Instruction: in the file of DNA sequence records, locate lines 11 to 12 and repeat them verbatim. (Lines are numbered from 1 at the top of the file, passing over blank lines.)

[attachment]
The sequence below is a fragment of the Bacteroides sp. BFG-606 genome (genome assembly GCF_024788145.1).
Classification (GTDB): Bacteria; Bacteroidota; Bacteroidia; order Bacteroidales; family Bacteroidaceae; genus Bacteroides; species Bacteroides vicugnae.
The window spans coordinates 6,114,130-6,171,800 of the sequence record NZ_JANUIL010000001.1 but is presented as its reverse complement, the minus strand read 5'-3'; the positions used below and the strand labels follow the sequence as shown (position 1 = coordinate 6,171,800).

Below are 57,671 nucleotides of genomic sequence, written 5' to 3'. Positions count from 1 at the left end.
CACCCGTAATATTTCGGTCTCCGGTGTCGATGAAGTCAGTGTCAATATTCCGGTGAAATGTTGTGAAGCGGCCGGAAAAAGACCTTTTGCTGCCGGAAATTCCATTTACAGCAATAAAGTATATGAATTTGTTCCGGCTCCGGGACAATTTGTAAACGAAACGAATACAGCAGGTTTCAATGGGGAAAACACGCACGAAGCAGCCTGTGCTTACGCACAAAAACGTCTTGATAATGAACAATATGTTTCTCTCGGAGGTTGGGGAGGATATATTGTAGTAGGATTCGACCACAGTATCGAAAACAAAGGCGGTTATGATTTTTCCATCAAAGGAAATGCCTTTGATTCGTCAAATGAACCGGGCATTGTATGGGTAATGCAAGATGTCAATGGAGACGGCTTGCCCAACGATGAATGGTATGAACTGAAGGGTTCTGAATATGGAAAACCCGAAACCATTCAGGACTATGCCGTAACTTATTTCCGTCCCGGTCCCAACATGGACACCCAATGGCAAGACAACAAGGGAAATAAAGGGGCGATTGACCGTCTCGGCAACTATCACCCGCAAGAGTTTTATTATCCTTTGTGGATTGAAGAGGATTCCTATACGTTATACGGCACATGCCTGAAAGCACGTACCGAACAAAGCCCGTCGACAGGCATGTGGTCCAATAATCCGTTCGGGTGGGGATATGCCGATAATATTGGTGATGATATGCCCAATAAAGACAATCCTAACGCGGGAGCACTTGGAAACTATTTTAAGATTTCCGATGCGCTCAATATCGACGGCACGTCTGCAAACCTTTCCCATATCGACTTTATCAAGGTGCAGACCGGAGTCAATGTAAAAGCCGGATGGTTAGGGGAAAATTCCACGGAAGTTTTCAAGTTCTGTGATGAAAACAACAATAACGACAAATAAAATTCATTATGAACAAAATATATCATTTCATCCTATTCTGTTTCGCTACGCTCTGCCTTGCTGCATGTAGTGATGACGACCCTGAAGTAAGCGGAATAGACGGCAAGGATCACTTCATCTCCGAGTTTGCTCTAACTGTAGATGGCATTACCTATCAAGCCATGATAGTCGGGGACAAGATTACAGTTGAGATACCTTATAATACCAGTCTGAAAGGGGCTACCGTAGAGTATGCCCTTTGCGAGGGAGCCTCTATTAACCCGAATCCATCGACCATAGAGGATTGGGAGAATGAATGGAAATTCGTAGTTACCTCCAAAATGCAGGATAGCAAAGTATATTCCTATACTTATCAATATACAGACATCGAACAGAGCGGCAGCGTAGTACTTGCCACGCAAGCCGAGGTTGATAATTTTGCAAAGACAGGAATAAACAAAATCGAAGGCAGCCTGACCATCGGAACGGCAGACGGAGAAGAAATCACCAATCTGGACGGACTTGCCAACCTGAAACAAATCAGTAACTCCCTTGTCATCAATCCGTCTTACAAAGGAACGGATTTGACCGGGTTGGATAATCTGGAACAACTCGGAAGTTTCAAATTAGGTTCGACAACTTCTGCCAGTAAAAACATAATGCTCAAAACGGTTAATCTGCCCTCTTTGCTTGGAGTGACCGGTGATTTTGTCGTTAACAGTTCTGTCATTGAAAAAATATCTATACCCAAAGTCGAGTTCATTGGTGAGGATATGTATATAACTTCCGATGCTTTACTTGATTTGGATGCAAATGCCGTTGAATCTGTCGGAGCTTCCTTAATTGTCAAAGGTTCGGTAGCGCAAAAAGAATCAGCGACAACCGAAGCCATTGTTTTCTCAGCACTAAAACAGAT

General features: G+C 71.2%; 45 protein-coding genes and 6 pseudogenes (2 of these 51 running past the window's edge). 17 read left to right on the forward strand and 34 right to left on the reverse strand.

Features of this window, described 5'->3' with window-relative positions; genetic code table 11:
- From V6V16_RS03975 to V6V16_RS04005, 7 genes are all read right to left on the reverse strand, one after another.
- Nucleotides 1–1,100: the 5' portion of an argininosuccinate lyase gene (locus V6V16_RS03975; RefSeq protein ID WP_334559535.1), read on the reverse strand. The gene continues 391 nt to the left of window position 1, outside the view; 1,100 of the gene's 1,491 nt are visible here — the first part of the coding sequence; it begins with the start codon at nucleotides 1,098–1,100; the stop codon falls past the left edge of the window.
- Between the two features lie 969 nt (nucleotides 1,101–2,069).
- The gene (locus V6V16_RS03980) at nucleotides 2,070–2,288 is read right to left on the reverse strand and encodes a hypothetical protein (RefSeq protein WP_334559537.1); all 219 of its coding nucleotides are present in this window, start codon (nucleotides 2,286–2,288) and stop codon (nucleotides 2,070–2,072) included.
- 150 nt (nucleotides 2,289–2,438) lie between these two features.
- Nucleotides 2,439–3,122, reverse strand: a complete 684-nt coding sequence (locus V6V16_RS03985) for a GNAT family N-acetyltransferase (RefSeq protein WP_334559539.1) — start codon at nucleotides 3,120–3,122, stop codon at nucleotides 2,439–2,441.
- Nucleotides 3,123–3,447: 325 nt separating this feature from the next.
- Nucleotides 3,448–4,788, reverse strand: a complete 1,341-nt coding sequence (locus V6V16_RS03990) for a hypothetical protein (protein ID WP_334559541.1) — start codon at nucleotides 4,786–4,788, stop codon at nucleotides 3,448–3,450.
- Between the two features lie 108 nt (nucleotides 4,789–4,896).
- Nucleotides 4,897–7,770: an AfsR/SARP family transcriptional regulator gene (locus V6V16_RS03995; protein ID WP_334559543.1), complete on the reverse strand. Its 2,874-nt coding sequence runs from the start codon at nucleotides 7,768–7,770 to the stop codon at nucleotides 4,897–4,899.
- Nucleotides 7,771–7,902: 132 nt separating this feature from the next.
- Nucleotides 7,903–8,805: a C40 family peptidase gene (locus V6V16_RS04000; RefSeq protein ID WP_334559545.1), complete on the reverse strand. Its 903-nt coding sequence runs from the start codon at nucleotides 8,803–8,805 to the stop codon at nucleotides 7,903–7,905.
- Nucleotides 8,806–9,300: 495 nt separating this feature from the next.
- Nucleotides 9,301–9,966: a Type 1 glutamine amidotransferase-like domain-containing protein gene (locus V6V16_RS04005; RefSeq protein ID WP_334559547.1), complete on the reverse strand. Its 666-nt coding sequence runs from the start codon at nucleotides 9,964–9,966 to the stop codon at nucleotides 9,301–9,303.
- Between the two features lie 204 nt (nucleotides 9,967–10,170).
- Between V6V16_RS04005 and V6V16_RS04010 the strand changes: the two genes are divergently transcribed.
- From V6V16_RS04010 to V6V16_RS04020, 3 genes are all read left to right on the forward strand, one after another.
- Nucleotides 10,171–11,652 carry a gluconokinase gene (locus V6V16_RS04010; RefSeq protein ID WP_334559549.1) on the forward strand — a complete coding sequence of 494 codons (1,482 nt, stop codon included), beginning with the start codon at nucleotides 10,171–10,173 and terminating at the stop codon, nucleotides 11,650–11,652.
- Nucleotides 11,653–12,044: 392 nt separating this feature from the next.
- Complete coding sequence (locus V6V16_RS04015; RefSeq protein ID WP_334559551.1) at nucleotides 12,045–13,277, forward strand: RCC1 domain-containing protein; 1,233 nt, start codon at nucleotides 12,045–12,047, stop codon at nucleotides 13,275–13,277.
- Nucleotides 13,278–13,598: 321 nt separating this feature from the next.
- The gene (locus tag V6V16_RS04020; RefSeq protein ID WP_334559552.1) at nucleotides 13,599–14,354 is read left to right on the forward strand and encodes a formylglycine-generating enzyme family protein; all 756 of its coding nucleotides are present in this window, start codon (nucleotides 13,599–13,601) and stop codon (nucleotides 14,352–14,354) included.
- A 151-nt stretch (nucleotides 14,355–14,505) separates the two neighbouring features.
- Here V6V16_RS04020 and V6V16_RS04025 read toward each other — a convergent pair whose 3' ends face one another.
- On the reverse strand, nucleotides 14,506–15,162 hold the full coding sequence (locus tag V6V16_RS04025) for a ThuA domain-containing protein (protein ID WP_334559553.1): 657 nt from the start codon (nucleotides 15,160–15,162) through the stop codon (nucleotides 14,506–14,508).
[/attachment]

- The gene (locus V6V16_RS03980) at nucleotides 2,070–2,288 is read right to left on the reverse strand and encodes a hypothetical protein (RefSeq protein WP_334559537.1); all 219 of its coding nucleotides are present in this window, start codon (nucleotides 2,286–2,288) and stop codon (nucleotides 2,070–2,072) included.
- 150 nt (nucleotides 2,289–2,438) lie between these two features.